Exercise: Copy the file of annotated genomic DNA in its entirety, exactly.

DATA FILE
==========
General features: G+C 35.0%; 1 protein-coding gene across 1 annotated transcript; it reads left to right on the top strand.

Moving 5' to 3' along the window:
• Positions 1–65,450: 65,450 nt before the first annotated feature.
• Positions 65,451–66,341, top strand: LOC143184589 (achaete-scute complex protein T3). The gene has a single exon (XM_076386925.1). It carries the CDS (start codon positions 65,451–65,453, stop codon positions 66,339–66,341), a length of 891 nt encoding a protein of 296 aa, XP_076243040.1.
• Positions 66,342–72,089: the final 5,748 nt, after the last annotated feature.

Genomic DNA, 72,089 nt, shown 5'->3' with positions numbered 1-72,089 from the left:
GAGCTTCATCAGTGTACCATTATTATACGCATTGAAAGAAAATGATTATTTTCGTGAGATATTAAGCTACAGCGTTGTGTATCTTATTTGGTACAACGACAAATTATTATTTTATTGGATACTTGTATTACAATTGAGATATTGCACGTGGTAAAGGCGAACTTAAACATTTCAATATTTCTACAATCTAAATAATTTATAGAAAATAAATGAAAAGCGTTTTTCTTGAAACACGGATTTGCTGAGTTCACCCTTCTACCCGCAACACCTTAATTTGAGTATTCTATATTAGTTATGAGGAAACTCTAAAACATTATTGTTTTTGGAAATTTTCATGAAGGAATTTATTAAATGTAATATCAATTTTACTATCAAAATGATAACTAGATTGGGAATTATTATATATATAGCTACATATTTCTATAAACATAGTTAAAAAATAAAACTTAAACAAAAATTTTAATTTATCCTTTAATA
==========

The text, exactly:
General features: G+C 35.0%; 1 protein-coding gene across 1 annotated transcript; it reads left to right on the top strand.

Moving 5' to 3' along the window:
• Positions 1–65,450: 65,450 nt before the first annotated feature.
• Positions 65,451–66,341, top strand: LOC143184589 (achaete-scute complex protein T3). The gene has a single exon (XM_076386925.1). It carries the CDS (start codon positions 65,451–65,453, stop codon positions 66,339–66,341), a length of 891 nt encoding a protein of 296 aa, XP_076243040.1.
• Positions 66,342–72,089: the final 5,748 nt, after the last annotated feature.

Genomic DNA, 72,089 nt, shown 5'->3' with positions numbered 1-72,089 from the left:
GAGCTTCATCAGTGTACCATTATTATACGCATTGAAAGAAAATGATTATTTTCGTGAGATATTAAGCTACAGCGTTGTGTATCTTATTTGGTACAACGACAAATTATTATTTTATTGGATACTTGTATTACAATTGAGATATTGCACGTGGTAAAGGCGAACTTAAACATTTCAATATTTCTACAATCTAAATAATTTATAGAAAATAAATGAAAAGCGTTTTTCTTGAAACACGGATTTGCTGAGTTCACCCTTCTACCCGCAACACCTTAATTTGAGTATTCTATATTAGTTATGAGGAAACTCTAAAACATTATTGTTTTTGGAAATTTTCATGAAGGAATTTATTAAATGTAATATCAATTTTACTATCAAAATGATAACTAGATTGGGAATTATTATATATATAGCTACATATTTCTATAAACATAGTTAAAAAATAAAACTTAAACAAAAATTTTAATTTATCCTTTAATA